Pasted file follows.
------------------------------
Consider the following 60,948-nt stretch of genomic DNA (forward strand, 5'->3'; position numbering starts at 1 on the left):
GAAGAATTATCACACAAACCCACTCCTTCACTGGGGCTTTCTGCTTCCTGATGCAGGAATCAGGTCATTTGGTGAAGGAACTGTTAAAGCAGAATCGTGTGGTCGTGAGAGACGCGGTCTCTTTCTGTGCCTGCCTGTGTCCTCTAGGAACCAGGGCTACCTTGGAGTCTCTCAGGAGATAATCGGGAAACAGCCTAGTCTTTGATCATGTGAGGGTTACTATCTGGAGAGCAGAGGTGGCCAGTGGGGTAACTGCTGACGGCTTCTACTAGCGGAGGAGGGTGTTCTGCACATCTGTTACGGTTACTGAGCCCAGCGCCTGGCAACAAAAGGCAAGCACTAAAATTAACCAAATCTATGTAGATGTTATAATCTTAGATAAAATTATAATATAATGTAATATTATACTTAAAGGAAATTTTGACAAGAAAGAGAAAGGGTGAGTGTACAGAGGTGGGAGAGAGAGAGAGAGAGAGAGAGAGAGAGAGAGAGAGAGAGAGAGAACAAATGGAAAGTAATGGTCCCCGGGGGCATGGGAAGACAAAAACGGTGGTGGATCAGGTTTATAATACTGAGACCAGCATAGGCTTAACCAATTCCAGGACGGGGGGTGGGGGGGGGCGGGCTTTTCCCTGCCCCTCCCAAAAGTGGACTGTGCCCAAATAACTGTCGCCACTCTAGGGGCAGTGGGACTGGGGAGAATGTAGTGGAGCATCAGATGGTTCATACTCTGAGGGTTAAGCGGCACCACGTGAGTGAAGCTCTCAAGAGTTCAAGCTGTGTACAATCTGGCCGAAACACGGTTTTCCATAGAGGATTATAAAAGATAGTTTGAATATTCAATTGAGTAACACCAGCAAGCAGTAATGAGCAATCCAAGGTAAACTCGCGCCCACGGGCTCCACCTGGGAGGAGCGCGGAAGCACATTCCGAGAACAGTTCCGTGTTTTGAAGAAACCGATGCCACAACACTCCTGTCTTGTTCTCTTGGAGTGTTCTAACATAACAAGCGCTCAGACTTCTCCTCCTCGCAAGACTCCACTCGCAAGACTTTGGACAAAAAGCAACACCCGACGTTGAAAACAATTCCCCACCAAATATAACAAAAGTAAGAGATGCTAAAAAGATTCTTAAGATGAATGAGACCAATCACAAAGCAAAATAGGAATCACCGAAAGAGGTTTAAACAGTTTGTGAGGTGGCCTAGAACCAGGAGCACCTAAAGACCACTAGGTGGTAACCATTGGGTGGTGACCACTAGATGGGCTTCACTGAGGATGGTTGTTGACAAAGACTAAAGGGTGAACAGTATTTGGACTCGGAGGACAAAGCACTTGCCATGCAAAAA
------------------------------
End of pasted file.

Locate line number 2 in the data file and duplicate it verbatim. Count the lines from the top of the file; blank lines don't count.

GAAGAATTATCACACAAACCCACTCCTTCACTGGGGCTTTCTGCTTCCTGATGCAGGAATCAGGTCATTTGGTGAAGGAACTGTTAAAGCAGAATCGTGTGGTCGTGAGAGACGCGGTCTCTTTCTGTGCCTGCCTGTGTCCTCTAGGAACCAGGGCTACCTTGGAGTCTCTCAGGAGATAATCGGGAAACAGCCTAGTCTTTGATCATGTGAGGGTTACTATCTGGAGAGCAGAGGTGGCCAGTGGGGTAACTGCTGACGGCTTCTACTAGCGGAGGAGGGTGTTCTGCACATCTGTTACGGTTACTGAGCCCAGCGCCTGGCAACAAAAGGCAAGCACTAAAATTAACCAAATCTATGTAGATGTTATAATCTTAGATAAAATTATAATATAATGTAATATTATACTTAAAGGAAATTTTGACAAGAAAGAGAAAGGGTGAGTGTACAGAGGTGGGAGAGAGAGAGAGAGAGAGAGAGAGAGAGAGAGAGAGAGAGAGAGAACAAATGGAAAGTAATGGTCCCCGGGGGCATGGGAAGACAAAAACGGTGGTGGATCAGGTTTATAATACTGAGACCAGCATAGGCTTAACCAATTCCAGGACGGGGGGTGGGGGGGGGCGGGCTTTTCCCTGCCCCTCCCAAAAGTGGACTGTGCCCAAATAACTGTCGCCACTCTAGGGGCAGTGGGACTGGGGAGAATGTAGTGGAGCATCAGATGGTTCATACTCTGAGGGTTAAGCGGCACCACGTGAGTGAAGCTCTCAAGAGTTCAAGCTGTGTACAATCTGGCCGAAACACGGTTTTCCATAGAGGATTATAAAAGATAGTTTGAATATTCAATTGAGTAACACCAGCAAGCAGTAATGAGCAATCCAAGGTAAACTCGCGCCCACGGGCTCCACCTGGGAGGAGCGCGGAAGCACATTCCGAGAACAGTTCCGTGTTTTGAAGAAACCGATGCCACAACACTCCTGTCTTGTTCTCTTGGAGTGTTCTAACATAACAAGCGCTCAGACTTCTCCTCCTCGCAAGACTCCACTCGCAAGACTTTGGACAAAAAGCAACACCCGACGTTGAAAACAATTCCCCACCAAATATAACAAAAGTAAGAGATGCTAAAAAGATTCTTAAGATGAATGAGACCAATCACAAAGCAAAATAGGAATCACCGAAAGAGGTTTAAACAGTTTGTGAGGTGGCCTAGAACCAGGAGCACCTAAAGACCACTAGGTGGTAACCATTGGGTGGTGACCACTAGATGGGCTTCACTGAGGATGGTTGTTGACAAAGACTAAAGGGTGAACAGTATTTGGACTCGGAGGACAAAGCACTTGCCATGCAAAAA